immortality as an engineering problem

Olaf Henny olafh at direct.ca
Sun Jul 19 18:19:43 EST 1998

Hi Thomas:

There is a company in Vancouver B.C., Canada, which 
actually produces and markets artificial chromosomes c/w 
telomeres, a product and technology, which may well have 
significance in the upcoming research of Lifeline 
Laboratories Inc.

Their website is: <http://www.chromos.com/index.html>

Here are some excerpts:

-  Mission:

"Smart Chromosomes.
Functional by Design."

Chromos Molecular Systems
Inc., is the world leader in the
development and commercial
application of artificial
chromosome technologies which
enable the controlled delivery
and long-term, stable expression
of large, single or multi-gene

-  Technology:

Why are mammalian artificial chromosomes important?
Current techniques for inserting new genetic material 
into cells to create transgenic animals or carry out 
gene therapy in humans - are still at an early stage of 
development. Whether genes are microinjected into a 
cell or carried into cells by specially adapted 
viruses, there is little control over where they go. 
This lack of control of the transfection of genetic 
can be transferred to the nucleus of the cell are 
partially responsible for the disappointing efficiency 
of current transgenic technologies and results of human 
gene therapy trials. The attraction of mammalian 
artificial chromosomes is that instead of being 
inserted at random into the existing chromosomes of a 
cell, new genes could be engineered in a separate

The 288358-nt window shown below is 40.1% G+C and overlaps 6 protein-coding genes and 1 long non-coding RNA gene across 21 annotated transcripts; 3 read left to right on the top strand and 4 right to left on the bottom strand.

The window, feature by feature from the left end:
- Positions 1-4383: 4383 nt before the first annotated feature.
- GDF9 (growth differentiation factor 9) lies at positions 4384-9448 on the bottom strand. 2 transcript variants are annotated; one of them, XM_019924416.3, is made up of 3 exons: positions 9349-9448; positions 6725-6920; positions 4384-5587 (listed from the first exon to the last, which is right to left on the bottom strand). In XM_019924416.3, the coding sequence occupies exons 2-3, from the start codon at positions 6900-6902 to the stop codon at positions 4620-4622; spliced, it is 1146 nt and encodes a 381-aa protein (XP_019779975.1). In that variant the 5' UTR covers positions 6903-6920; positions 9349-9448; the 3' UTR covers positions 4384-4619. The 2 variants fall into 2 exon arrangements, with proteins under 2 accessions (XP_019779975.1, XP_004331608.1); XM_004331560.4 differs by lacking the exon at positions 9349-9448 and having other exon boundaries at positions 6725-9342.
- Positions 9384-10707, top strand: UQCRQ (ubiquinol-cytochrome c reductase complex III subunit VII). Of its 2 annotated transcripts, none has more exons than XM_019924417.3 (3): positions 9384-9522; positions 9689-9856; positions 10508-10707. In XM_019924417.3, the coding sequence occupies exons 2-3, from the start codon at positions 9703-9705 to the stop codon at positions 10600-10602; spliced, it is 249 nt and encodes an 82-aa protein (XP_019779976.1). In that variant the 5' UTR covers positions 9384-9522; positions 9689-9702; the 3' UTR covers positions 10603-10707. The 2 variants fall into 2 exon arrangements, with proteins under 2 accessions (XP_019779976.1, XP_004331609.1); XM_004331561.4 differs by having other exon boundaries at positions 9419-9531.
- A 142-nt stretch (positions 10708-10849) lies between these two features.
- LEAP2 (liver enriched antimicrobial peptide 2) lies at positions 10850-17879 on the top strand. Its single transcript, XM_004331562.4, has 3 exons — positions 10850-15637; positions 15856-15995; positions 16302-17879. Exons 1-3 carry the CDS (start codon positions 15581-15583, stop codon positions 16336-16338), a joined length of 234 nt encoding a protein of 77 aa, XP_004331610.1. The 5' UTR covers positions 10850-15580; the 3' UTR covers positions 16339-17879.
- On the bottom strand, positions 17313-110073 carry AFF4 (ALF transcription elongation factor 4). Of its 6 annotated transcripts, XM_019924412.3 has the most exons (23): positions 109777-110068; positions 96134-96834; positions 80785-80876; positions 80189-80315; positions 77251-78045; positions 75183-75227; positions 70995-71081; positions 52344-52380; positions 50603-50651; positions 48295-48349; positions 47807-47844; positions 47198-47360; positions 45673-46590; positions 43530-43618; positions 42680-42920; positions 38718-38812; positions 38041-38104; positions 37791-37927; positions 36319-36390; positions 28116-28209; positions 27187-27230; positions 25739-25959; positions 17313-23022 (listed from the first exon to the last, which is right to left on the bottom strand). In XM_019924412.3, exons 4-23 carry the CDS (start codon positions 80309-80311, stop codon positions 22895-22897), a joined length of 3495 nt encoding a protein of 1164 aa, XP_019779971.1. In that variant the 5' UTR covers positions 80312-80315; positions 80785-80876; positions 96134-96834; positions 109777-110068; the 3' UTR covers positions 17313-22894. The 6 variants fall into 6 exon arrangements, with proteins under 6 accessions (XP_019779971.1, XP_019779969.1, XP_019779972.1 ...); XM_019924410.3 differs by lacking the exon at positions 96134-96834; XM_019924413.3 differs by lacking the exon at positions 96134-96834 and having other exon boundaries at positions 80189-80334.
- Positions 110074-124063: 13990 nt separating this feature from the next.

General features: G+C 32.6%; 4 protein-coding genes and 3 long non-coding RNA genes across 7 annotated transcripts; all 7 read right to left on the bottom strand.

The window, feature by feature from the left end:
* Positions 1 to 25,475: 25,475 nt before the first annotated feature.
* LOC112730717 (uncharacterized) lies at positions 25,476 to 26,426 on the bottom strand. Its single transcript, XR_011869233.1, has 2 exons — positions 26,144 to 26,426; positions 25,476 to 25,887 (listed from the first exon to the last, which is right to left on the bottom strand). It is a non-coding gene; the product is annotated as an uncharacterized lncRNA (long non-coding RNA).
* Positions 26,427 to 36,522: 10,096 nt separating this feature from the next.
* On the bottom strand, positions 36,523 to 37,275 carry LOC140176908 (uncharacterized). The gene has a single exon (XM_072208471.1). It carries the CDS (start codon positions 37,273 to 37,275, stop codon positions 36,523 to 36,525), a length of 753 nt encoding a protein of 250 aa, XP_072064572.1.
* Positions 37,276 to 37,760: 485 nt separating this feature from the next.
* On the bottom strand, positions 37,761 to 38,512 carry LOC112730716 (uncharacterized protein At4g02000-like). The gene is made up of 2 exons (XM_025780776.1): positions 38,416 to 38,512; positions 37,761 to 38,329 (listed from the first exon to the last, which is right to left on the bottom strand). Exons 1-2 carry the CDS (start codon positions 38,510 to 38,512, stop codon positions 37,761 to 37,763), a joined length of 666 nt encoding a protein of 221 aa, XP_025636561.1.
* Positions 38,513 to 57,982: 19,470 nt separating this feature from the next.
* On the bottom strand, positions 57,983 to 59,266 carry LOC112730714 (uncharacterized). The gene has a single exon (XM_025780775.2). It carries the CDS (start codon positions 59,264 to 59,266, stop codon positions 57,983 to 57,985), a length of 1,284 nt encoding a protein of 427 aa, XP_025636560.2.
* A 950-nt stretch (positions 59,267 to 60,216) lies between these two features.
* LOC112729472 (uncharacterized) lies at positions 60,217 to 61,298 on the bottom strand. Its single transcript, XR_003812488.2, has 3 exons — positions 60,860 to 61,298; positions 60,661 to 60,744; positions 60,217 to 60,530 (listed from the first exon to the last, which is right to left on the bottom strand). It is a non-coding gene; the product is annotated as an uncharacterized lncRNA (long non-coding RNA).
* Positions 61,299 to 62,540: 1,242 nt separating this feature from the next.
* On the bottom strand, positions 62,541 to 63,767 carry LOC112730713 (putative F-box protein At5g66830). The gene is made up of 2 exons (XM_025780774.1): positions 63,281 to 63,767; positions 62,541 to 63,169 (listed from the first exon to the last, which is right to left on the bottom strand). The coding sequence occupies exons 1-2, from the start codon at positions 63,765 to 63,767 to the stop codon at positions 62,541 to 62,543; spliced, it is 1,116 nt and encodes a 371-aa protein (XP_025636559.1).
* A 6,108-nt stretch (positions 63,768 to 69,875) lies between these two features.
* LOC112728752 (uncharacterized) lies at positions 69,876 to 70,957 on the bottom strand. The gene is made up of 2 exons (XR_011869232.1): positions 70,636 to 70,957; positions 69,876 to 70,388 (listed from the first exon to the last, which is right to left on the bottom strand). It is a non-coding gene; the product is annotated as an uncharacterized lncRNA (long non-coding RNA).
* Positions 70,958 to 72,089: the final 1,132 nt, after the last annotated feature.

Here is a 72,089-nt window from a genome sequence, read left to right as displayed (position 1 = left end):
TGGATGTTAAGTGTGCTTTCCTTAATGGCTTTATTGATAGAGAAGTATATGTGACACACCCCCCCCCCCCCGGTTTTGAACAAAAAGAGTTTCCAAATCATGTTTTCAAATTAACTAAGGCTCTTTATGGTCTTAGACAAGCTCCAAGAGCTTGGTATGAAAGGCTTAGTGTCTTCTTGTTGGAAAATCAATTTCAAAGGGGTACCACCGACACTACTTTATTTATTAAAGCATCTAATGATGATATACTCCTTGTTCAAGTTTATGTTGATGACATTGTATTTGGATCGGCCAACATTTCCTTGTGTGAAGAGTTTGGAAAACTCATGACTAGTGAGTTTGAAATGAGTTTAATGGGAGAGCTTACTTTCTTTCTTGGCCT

chromosome with its own machinery for maintenance and 
replication. In addition, artificial chromosomes can be 
tested for functionality and stability prior to their 
use in target cells.

For mammalian artificial chromosomes to function as 
independent, stable, self-replicating gene carriers and 
expression platforms in the nucleus of the cell, they 
must contain certain key functional elements, such as a 
centromere, origins of replication and telomeres. They 
must also be neutral, i.e., carrying no unknown, but 
expressing, DNA, so as not to interfere with the 
expression of the marker/ therapeutic genes they carry, 
or with the functioning of the cell itself.

-  How mammalian artificial chromosomes are made 

Today, there are several groups in the world whose 
research is aimed at making mammalian artificial 
chromosomes. These chromosomes are not to be confused 
with yeast artificial chromosomes which are useful for 
helping deliver DNA into cells. While yeast chromosomes 
are useful research tools, they do not replicate in 
mammalian cells and therefore cannot be used as gene 
delivery vectors.

Research groups are using different strategies to make 
self-replicating artificial chromosomes. Most of these 
are in the experimental stage. 

The "top down" approach takes existing chromosomes and 
breaks them up into smaller sizes using various 

The "bottom up" approach takes component parts of mouse 
or human chromosomes and inserts them into a cell, 
thereby allowing the cell mechanism to assemble them 
back together to form an artificial chromosome. 

A third approach takes various elements from viruses, 
transfers them into cells and they assemble themselves 
as extrachromosomal elements independent from the 
cellular machinery. These are different from the two 
other approaches in that they do not contain 
centromeres but function outside the chromosome. For a 
detailed scientific explanation of these different 
approaches, see Nature Biotechnology, vol. 15, Vos,

"The simplicity of complex MACs". 

A fourth approach is Chromos' SATAC artificial 

-  How Chromos' SATACTM artificial chromosomes are 




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